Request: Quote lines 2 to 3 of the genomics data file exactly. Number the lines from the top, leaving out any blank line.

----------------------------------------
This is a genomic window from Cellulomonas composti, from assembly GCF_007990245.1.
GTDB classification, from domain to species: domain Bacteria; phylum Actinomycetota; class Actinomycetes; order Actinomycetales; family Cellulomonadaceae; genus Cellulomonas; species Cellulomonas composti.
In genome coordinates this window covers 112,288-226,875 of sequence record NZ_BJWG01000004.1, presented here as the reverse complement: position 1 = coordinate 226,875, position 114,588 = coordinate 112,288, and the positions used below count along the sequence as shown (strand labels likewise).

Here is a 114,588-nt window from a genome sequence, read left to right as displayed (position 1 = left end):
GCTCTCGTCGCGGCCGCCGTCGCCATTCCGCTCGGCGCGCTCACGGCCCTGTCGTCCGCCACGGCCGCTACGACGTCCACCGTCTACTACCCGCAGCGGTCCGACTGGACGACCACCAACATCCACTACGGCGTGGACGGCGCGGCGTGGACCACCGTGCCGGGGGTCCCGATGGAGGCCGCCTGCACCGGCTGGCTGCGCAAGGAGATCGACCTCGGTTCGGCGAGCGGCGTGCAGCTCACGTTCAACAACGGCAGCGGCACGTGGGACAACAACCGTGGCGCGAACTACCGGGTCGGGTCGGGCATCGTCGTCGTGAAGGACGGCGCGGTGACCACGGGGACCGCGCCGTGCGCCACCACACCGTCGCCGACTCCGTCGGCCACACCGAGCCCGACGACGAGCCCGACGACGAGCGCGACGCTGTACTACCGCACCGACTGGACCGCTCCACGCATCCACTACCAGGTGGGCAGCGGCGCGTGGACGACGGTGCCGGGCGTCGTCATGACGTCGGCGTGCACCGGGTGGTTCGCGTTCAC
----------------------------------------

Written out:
GTDB classification, from domain to species: domain Bacteria; phylum Actinomycetota; class Actinomycetes; order Actinomycetales; family Cellulomonadaceae; genus Cellulomonas; species Cellulomonas composti.
In genome coordinates this window covers 112,288-226,875 of sequence record NZ_BJWG01000004.1, presented here as the reverse complement: position 1 = coordinate 226,875, position 114,588 = coordinate 112,288, and the positions used below count along the sequence as shown (strand labels likewise).